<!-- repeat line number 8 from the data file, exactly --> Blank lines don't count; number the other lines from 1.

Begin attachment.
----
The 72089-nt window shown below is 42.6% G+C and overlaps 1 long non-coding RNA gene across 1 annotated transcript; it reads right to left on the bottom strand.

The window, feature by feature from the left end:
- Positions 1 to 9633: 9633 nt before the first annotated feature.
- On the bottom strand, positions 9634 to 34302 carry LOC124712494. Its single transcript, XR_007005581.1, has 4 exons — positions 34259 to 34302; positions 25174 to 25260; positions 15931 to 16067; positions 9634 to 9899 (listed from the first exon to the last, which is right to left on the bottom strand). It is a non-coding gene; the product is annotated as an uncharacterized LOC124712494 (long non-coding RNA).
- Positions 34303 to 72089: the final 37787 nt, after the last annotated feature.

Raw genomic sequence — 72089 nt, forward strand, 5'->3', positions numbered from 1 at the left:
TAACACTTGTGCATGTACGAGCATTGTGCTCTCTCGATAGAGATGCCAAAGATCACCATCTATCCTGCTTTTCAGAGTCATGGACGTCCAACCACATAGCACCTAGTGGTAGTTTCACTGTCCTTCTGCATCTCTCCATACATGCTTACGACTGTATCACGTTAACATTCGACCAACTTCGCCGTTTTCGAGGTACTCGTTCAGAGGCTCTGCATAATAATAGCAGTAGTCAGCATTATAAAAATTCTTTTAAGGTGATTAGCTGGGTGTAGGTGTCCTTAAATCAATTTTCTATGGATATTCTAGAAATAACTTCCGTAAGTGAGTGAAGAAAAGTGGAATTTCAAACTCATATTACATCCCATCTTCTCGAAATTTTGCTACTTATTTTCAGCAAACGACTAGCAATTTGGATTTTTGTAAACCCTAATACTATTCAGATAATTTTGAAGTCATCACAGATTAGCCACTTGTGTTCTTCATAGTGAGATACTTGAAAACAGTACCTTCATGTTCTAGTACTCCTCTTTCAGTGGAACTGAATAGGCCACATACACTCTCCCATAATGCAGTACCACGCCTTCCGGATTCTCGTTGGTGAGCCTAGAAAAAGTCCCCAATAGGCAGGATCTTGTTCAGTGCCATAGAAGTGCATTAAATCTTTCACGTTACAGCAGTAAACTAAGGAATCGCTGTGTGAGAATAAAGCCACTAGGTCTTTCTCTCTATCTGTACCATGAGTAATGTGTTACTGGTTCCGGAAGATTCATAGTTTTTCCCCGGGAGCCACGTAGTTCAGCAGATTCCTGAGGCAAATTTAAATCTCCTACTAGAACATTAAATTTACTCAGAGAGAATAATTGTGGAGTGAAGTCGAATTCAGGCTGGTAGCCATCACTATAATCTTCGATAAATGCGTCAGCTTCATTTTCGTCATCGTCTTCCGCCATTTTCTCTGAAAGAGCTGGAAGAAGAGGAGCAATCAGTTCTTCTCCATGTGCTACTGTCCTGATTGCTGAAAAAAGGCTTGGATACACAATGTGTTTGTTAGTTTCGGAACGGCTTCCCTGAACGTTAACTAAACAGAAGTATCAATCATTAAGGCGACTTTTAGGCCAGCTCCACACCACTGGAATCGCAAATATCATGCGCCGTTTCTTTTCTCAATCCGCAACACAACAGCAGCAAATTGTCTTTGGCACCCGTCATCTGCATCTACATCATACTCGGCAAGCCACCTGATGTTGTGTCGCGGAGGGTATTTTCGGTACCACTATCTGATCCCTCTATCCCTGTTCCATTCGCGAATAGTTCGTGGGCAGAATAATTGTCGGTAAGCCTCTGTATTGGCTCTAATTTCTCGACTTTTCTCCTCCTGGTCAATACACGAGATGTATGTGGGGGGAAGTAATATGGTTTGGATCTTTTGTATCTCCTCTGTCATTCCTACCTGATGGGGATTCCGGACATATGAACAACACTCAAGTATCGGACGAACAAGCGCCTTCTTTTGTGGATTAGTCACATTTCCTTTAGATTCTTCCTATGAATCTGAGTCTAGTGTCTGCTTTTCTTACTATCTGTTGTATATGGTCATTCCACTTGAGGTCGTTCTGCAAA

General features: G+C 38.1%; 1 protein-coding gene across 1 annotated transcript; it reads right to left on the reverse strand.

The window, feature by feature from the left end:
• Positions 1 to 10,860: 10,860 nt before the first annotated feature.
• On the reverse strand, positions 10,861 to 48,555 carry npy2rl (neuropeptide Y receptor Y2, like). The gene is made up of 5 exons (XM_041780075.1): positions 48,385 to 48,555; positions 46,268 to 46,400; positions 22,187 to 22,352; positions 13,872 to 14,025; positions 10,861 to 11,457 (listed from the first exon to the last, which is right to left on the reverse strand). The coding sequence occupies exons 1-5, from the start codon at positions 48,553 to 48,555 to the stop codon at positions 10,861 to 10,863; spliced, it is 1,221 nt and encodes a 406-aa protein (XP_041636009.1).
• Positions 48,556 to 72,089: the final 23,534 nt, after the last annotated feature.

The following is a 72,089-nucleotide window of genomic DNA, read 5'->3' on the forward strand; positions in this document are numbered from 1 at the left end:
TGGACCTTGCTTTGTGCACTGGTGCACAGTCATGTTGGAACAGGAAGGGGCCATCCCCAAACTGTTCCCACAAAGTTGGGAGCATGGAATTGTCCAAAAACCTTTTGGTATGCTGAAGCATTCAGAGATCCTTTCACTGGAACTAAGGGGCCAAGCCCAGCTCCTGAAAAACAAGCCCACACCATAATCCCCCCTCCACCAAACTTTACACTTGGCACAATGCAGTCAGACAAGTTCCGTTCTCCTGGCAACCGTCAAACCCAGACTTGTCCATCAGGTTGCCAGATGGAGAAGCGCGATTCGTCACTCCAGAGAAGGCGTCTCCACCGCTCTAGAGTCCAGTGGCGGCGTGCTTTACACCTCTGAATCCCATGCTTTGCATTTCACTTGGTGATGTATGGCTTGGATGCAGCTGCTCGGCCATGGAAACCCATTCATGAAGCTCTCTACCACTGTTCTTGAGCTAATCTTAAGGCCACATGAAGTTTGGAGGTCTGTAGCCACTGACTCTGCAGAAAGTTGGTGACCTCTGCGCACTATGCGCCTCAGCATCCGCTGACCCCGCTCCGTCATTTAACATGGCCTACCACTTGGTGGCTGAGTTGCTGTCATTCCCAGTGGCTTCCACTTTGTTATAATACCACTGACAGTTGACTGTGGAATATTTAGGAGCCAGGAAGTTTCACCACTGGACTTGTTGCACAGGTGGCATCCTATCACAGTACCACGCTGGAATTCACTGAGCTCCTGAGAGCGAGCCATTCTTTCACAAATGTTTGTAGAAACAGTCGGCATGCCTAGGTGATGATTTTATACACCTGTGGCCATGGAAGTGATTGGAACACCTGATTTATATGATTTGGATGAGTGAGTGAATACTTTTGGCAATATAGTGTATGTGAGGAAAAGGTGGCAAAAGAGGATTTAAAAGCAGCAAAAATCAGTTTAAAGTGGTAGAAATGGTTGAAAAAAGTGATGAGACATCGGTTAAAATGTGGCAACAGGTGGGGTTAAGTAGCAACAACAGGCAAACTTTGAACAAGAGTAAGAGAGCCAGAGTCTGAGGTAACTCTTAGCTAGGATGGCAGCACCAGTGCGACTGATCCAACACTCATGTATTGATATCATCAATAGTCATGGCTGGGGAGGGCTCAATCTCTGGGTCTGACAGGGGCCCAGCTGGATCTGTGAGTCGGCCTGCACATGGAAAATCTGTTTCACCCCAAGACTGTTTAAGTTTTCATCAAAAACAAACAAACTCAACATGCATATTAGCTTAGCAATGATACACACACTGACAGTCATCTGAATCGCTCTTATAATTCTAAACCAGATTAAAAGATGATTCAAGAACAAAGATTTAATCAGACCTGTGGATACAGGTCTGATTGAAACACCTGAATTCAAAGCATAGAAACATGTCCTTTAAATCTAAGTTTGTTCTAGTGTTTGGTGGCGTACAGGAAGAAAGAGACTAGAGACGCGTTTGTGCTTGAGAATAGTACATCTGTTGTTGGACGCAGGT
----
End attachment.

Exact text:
General features: G+C 38.1%; 1 protein-coding gene across 1 annotated transcript; it reads right to left on the reverse strand.